What Changes Do the Ravens Need to Make? Part I-Offense

The Ravens completed their 2011 season on a down note due to the nature of their loss to the New England Patriots in the AFC Championship but this was another excellent season under Head Coach John Harbaugh. The team finished 12-4 and won the AFC North and also secured a Home playoff game, both of which were first under Harbaugh.

So how much do you really have to change if you were only seconds away from heading to the Super Bowl?

Some of that change is out of their hands, with free agency looming as teams are rarely the same from season to season due to the salary cap. But what minor moves or adjustments can be made to this team aside from drilling fundamentals until hands and legs are sore? Matt Vensel of the Baltimore Sun has decided to examine this question in a three part series where he looks at all three phases of the team and gives his suggestions.

I’ll use his article as a basis of this post and give my own reactions and suggestions.

1. Allow Flacco and his receivers to grow.

As much as it pained most fans the time had come to let Derrick Mason and Todd Heap go. The receiving corps needed to get faster and get more big play ability on the outside and the 2011 edition had both of those abilities. However, when he lose two of the most reliable sets of hands in team history you are bound to see some drop-off (pun intended) in your reception totals.

During the State of the Ravens address Ozzie Newsome discussed adding another Receiver as a priority in the off-season. I wouldn’t get too excited about the Ravens adding a big name like Reggie Wayne or Vincent Jackson though. At least not unless the team frees up some cap space. Instead I agree with Vensel that the team should focus on developing Laquan Williams and Tandon Doss as potential slot targets. Otherwise the Ravens may add a veteran but not until late in the period around when players can be obtained at a more cap friendly price.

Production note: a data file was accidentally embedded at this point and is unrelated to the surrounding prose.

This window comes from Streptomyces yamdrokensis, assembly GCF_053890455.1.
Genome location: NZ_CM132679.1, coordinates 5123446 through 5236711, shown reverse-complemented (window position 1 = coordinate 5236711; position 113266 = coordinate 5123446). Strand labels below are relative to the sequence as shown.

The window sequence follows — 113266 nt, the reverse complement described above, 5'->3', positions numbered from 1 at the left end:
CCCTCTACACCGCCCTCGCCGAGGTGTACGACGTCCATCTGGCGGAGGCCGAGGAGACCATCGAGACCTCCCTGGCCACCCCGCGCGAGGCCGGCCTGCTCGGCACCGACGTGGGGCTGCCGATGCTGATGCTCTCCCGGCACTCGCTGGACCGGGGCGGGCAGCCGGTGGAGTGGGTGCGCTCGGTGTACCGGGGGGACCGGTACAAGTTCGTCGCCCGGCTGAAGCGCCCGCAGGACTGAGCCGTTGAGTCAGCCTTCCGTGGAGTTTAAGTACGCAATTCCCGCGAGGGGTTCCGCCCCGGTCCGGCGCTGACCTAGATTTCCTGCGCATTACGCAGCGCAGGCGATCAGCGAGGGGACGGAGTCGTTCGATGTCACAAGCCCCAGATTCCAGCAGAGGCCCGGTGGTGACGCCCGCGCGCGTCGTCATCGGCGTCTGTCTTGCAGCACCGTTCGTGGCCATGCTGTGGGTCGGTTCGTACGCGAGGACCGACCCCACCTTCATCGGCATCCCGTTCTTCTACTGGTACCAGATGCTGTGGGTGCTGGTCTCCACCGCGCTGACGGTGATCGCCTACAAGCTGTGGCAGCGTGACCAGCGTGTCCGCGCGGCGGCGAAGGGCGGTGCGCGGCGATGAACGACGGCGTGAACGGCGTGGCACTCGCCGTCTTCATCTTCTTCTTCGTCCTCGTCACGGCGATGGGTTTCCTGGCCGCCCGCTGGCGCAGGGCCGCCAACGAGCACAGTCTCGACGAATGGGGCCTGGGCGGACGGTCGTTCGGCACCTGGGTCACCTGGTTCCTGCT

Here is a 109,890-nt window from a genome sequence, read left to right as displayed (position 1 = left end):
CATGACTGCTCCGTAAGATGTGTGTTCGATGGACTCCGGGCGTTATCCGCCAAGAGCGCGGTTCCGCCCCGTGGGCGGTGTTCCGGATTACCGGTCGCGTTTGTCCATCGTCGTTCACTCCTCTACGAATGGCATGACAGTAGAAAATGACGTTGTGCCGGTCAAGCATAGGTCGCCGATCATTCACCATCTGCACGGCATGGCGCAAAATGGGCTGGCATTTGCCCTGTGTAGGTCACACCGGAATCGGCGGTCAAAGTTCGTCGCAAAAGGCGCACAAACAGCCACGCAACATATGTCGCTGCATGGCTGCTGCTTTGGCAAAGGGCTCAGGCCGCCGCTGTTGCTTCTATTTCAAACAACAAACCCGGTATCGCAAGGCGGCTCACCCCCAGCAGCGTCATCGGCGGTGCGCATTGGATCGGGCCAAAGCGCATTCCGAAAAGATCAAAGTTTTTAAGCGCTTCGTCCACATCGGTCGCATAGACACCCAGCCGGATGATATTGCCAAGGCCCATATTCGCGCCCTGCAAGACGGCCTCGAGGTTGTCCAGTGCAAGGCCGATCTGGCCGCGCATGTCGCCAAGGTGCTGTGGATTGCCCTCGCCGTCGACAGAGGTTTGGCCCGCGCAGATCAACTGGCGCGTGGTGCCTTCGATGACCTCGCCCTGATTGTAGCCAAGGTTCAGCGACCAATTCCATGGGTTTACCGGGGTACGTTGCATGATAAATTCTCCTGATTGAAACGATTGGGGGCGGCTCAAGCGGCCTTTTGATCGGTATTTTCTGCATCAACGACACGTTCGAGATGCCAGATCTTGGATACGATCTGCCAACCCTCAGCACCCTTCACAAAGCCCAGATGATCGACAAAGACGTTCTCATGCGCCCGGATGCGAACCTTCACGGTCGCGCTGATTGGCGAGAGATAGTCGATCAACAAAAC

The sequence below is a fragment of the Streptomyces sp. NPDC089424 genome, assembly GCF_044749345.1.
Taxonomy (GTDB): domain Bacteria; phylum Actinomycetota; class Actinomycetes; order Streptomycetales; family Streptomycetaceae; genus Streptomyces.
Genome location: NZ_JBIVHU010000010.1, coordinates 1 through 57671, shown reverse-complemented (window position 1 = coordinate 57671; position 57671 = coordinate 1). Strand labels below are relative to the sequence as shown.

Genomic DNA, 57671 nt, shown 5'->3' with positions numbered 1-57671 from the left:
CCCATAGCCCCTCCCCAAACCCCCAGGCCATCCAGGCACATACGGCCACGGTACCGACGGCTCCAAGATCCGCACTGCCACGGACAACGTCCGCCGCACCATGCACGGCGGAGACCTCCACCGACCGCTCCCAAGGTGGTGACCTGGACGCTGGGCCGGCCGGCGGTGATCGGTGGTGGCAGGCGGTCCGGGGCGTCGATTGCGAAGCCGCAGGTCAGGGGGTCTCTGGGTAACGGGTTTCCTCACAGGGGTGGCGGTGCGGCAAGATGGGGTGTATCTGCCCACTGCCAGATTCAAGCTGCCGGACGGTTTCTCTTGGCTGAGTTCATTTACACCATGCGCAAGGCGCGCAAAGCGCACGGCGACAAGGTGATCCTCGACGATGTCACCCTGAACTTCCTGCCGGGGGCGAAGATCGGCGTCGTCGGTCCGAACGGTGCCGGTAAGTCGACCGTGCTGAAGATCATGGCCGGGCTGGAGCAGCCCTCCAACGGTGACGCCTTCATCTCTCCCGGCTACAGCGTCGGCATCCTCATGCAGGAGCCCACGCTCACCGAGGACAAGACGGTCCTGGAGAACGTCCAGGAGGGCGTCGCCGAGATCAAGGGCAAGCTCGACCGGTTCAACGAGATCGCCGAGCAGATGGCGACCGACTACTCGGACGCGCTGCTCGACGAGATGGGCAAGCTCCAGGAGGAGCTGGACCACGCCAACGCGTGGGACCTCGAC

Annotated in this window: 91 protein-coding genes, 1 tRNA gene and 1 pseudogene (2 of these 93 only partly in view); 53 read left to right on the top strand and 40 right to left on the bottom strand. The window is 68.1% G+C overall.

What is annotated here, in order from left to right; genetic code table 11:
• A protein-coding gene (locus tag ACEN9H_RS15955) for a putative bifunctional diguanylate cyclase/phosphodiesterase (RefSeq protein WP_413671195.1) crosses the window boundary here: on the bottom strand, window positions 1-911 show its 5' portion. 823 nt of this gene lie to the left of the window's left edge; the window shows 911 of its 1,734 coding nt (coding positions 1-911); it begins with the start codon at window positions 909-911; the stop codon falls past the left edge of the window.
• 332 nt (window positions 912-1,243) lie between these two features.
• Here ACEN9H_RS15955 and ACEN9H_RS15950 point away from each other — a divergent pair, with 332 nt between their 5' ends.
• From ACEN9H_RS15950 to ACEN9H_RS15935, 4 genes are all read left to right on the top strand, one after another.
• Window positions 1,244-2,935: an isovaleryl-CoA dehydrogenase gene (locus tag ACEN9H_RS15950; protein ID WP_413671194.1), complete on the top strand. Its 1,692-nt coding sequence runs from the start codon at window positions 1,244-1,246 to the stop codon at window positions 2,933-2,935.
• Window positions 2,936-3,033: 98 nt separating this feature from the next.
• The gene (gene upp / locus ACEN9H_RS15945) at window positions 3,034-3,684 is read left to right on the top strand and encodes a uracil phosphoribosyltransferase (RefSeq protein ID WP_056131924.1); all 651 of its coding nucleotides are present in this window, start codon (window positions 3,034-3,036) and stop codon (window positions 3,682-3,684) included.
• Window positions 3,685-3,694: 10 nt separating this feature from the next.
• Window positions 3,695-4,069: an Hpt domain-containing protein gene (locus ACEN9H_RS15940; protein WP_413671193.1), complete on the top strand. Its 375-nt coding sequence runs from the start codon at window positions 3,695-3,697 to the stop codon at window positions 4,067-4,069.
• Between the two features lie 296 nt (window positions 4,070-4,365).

Doss appeared in only five games in 2011 and I think he was more a victim of the numbers game and not any perceived limitations. He had a strong pre-season with many, including myself, thinking that he had outplayed first rounder Torrey Smith.  Smith, of course had a huge breakout game in Week three against the Rams and developed into the consistent deep threat that the Ravens have lacked for years. I wonder what Doss could do if given the opportunity.

One thing that is a constant among the top teams and offenses in the league is continuity and stability. The quarterback and his receivers have been together for several seasons to get their timing down to a science. Joe Flacco’s most experienced target was second year Raven Anquan Boldin.

I’d expect Flacco in his fifth season to be even better as he becomes more acclimated with his targets. Dennis Pitta had become a third down favorite due to his solid hands and crisp routes. Ed Dickson is more physically gifted but needs to develop more focus in traffic. I’d imagine both are a big part of the plans for next season.